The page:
If you prefer yellow flowers over pink flowers, consider adding Perennial Peanut (Arachis glabrata) as a groundcover and turf-alternative. Like Sunshine Mimosa, Perennial Peanut thrives in dry sunny conditions. Perennial Peanut is best planted in areas with only light foot traffic.

Cultivating and embracing a diverse landscape, including your lawn can also result in maintaining a green appearance year long when warm season turf species are dormant or facing drought. To learn about the often over-looked and misunderstood plants that “pop-up”  in our yards, visit the Lawn Ornament blog series.


Man mowing a lawn in front of a beige house.
A man mowing a lawn in front of a suburban home. UF/IFAS Photo by Camila Guillen

Mowing turf in Southwest Florida requires specific practices to protect turf during drought. Proper mowing promotes deeper root growth, which is crucial for drought tolerance. Deep roots can access moisture stored deeper in the soil, helping grass survive extended dry periods. Maintaining an appropriate grass height reduces water loss through evaporation.

Mow at the Correct Height:

  • St. Augustinegrass: Set the mowing height to 2.5 to 4 inches.
  • Bahiagrass: Set the mowing height to 3 to 4 inches.
  • Zoysiagrass: Set the mowing height to 1 to 3 inches.
  • Bermudagrass: Set the mowing height to 0.5 to 1.5 inches.

Taller grass shades the soil, keeping it cooler and retaining moisture. During drought, grass growth slows down. Mow only when necessary, allowing the grass to grow slightly taller than usual to protect the soil and conserve moisture. Sharp blades make clean cuts, reducing the stress on the grass. Dull blades tear the grass, making it more susceptible to disease and drought stress. Change your mowing pattern each time to prevent soil compaction and wear patterns. This encourages even growth and better water infiltration.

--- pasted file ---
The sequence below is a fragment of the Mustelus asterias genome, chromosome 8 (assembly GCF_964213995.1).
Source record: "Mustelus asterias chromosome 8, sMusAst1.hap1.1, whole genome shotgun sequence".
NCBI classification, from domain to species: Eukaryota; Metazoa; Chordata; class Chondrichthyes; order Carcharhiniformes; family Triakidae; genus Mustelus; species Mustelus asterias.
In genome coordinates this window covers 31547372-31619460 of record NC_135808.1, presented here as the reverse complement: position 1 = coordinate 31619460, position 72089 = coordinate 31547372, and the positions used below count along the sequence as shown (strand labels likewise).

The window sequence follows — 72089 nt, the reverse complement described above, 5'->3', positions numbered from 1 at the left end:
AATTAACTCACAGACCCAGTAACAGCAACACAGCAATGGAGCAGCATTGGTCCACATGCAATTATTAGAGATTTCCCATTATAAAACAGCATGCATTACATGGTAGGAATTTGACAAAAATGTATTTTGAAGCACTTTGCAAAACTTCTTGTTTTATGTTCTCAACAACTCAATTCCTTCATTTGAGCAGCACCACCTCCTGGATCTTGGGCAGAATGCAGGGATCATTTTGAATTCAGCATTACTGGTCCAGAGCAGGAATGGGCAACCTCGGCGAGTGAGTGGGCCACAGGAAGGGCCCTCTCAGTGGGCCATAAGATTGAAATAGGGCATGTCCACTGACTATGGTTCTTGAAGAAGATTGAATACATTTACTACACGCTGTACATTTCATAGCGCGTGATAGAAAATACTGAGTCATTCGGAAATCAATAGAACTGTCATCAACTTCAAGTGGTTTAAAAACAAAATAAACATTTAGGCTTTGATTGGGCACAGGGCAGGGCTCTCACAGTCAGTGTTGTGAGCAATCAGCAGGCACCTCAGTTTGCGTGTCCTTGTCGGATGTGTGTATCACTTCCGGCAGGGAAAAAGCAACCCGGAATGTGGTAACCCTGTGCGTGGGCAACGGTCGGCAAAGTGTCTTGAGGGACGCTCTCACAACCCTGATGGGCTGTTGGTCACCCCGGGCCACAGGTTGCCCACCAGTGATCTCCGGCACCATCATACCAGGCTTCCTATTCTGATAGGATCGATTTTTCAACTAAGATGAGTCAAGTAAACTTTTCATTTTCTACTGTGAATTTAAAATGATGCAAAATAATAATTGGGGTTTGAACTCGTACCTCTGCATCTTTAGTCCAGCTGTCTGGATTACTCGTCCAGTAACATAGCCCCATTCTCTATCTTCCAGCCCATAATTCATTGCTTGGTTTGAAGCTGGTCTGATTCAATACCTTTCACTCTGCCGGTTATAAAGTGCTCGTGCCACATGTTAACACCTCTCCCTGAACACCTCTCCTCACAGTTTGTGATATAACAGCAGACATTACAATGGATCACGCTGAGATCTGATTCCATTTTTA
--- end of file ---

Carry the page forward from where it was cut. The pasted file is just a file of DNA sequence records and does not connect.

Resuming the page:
Replacing new landscape plants can be both stressful and expensive. Choosing the right time of year to plant your shrubs can help ensure plant success through establishment. Aim to install your shrubs at the beginning of the rainy season, and avoid the extreme dry conditions of spring. Planting at the beginning of the rainy season can help your plant produce deep, well developed roots while reducing the amount of supplemental irrigation required to establish.


2 hands spreading pine bark mulch around a coontie plant
Mulching around a plant. UF/IFAS Photo by Tyler Jones.


Mulch can do wonders for both new and established landscape beds. A layer of mulch 2-3 inches deep can help retain soil moisture and aid in regulating soil temperature. Adding a layer of cardboard or several layers of black and white newspaper under the mulch can help suppress weeds and help maintain additional soil moisture while potentially reusing unwanted household items.



Homeowners Guide to St. Augustinegrass Management in Florida

Watering Your Florida Lawn

Water Restrictions | Sarasota County, FL

Programming Your Irrigation Controller

FREE Home Irrigation Evaluation Service


Avatar photoAshley Ellis, Residential Horticulture Agent and Master Gardener Volunteer Coordinator in Sarasota County.
Posted: June 27, 2024

Category: Florida-Friendly Landscaping, Home Landscapes, Horticulture, Lawn, Turf, Water, Work & Life